AGM 2019

Date posted: 09-Sep-2019

Our Annual General Meeting was held at 7:30 pm on Monday 23rd September at the F..

More plaudits for Tiritiri Matangi

Date posted: 15-Jul-2019

Recognition of the wonderful experience visitors have when visiting the Island h..

Results of the 2019 Photo Competition

Date posted: 15-Jul-2019

The results of this year's competition have now been decided. Click here (/2019-photo-co..

Lighthouse Open Day

Date posted: 30-Apr-2019

Our historic lighthouse, signal station and diaphonic foghorn will all be on dis..

We need a new Treasurer

Date posted: 08-Apr-2019

The Supporters need a new treasurer to take over in September when Kevin Vaughan..

2019 Concert

Date posted: 05-Feb-2019

OrigiNZ, the tartan taonga are returning for the 2019 concert. Click..

Tiri's three unique foghorns

Date posted: 01-Feb-2019

Our next social event will take place on Monday 18th March when Carl Hayson and ..

Young Conservation Superstars win awards!

Date posted: 27-Jan-2019

Gabriel Barbosa and teacher Kate Asher, a team leader who co..

Entries for the 2019 photo competition

Date posted: 19-Jan-2019

We are now taking entries for the 2019 photographic competition. You can enter u..

Hihi volunteer needed

Date posted: 18-Oct-2018

Would you like to volunteer with the Island's hihi team and learn from them how ..


Scientific name:

 Prunella modularis



Conservation status:   Introduced and naturalised

Mainland status:

 European introduction, locally common


 6+ years possibly


 14cm, 21g


 August - January


 Small invertebrates, some fruits and seed

This inconspicuous little bird was introduced into New Zealand mainly by Acclimatisation Societies between 1867 and 1882, and is now locally common throughout the mainland in hedges in farmland, orchards, gardens, exotic plantations, scrub and native forest.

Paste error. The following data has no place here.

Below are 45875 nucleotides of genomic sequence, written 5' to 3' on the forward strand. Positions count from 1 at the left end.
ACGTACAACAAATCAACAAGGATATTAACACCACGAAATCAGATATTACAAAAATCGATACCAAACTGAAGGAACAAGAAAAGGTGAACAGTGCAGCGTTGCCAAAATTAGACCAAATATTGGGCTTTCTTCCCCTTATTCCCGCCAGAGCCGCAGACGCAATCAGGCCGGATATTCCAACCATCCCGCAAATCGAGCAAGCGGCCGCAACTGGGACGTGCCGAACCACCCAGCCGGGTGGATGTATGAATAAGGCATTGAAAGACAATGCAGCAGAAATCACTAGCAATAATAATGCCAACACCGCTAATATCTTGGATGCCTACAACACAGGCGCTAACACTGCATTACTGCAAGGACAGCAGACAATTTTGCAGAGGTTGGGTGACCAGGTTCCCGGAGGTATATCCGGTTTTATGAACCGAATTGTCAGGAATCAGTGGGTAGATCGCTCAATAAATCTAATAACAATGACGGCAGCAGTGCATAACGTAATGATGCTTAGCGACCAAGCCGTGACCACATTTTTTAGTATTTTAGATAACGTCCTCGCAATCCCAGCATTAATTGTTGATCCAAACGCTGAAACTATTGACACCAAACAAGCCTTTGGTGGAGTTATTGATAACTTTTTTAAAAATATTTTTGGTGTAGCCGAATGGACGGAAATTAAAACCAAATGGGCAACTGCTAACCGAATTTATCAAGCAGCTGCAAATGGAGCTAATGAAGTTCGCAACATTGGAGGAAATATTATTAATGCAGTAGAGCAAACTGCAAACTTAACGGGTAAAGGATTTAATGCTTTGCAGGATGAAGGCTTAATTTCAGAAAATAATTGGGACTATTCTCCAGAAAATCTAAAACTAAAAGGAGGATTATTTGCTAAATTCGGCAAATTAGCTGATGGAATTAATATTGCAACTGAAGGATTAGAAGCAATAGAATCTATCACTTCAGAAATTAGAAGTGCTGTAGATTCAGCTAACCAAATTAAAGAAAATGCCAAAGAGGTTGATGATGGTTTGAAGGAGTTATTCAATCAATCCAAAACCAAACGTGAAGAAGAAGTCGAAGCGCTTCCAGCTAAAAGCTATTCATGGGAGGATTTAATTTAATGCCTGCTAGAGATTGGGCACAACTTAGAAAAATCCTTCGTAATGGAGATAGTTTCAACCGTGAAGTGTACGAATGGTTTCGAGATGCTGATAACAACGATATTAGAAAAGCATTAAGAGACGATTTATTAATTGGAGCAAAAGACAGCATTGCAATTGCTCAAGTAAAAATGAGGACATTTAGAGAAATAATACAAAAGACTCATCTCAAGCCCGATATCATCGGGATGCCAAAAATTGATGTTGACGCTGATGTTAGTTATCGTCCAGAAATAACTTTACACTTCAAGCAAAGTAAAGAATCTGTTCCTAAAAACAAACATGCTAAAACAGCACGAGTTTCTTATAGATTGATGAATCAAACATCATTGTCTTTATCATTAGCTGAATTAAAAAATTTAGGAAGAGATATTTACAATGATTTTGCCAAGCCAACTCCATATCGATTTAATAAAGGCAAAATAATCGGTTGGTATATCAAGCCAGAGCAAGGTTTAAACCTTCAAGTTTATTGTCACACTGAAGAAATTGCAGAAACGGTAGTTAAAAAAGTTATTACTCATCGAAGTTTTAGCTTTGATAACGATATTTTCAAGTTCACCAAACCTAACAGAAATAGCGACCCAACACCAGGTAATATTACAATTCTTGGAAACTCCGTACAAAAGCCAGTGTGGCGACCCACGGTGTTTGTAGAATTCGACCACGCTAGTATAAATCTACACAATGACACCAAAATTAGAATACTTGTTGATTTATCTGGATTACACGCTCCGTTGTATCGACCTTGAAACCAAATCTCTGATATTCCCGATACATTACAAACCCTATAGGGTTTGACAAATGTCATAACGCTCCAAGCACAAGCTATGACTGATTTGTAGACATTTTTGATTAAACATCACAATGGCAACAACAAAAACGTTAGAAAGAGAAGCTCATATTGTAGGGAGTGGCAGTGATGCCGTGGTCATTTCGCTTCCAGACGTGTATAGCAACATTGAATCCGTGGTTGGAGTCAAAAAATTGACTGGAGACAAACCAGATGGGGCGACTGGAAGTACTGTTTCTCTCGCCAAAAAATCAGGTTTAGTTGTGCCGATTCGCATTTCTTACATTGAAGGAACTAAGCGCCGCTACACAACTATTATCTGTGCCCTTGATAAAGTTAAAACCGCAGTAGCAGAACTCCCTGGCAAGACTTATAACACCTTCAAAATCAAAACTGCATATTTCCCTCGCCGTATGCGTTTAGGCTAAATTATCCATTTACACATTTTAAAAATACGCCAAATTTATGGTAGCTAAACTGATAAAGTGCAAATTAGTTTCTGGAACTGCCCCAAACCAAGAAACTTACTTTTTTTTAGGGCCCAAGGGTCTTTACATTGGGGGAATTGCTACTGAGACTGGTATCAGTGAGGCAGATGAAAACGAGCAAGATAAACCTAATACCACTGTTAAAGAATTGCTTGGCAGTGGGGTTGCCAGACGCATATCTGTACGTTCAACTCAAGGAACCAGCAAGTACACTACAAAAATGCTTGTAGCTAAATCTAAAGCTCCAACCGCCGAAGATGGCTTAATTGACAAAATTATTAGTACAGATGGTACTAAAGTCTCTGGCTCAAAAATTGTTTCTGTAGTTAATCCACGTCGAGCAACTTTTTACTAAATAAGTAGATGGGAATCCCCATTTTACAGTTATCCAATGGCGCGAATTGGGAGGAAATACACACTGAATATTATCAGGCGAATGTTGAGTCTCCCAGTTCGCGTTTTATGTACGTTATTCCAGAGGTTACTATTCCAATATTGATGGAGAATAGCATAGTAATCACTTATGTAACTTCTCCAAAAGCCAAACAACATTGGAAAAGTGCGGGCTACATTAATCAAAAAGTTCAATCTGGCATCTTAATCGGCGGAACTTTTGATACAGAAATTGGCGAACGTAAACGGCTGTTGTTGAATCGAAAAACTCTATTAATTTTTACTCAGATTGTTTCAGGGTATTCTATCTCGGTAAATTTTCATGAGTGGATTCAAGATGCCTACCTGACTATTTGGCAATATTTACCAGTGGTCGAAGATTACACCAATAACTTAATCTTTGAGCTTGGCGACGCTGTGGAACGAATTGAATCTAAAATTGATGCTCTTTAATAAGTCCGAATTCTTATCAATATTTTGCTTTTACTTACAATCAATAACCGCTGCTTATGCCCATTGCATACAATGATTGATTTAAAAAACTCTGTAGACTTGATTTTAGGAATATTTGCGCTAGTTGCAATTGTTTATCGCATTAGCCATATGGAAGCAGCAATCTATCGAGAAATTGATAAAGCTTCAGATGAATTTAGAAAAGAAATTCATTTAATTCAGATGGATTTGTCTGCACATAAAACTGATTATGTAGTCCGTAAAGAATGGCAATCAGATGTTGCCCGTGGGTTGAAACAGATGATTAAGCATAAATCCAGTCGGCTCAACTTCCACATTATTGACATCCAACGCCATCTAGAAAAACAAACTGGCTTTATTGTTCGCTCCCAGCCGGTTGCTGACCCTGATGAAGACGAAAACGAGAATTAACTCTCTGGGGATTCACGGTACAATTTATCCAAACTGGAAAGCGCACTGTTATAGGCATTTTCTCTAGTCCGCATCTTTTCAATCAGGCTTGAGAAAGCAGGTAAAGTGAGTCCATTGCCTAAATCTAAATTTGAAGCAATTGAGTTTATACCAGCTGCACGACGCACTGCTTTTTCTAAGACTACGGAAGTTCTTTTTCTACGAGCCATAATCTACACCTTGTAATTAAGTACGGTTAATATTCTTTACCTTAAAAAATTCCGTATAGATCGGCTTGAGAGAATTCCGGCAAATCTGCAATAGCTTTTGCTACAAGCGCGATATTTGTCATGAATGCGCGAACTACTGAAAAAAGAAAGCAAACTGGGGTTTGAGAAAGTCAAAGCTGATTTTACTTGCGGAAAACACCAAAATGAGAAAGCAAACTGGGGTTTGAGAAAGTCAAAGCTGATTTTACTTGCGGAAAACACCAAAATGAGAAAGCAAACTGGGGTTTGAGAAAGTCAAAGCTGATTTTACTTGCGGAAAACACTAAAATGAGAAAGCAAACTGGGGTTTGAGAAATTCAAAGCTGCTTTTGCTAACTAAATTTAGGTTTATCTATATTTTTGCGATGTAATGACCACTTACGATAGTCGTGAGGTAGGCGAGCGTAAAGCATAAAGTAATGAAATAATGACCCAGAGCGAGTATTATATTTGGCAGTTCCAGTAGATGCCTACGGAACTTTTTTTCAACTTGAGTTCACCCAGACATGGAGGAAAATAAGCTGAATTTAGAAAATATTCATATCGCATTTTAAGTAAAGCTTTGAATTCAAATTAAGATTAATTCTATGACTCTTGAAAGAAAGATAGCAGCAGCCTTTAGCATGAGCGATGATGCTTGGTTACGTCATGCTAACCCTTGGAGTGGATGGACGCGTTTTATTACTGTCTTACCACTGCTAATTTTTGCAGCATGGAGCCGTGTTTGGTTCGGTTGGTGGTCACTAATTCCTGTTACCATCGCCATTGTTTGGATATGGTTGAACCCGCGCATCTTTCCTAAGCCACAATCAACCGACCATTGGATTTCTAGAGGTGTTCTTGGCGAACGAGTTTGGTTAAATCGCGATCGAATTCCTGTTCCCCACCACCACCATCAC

Both sexes look alike and superficially resemble a female house sparrow, but the body is slimmer and they have a fine black bill. They are a dull sandy brown, streaked darker upperparts and greyish white underparts, grey around the head and neck, with a warm-brown eye and orange brown legs. The call is a high-pitched insistent tseep. Their song is a thin, hurried warble, shorter and lower in pitch than that of the grey warbler.

Dunnocks feed on the ground mainly, eating beetles, spiders, flies, aphids, ants, worms and some small fruits and seeds.

Breeding is between August and January and 2–3 broods per year are raised. The female, sometimes helped by the male, builds the well concealed nest in a hedge and usually less than two metres from the ground. The nest is a neat bowl of twigs and grass, lined with moss, hair, wool, feathers, tree fern scales. The clutch of 2–5 deep blue eggs is incubated by the female only for 11–14 days. The chicks are fed by both parents and fledge at 10–14 days. 

Dunnocks have not been recorded on Tiritiri Matangi, though they do occur on some offshore islands.

Learn more about the dunnock at New Zealand Birds Online.

Photography by Dr Kerry Rogers ©

References: Heather, B.D.; Robertson, H.A. 2000 The Field Guide to the Birds of New Zealand. Auckland, Viking.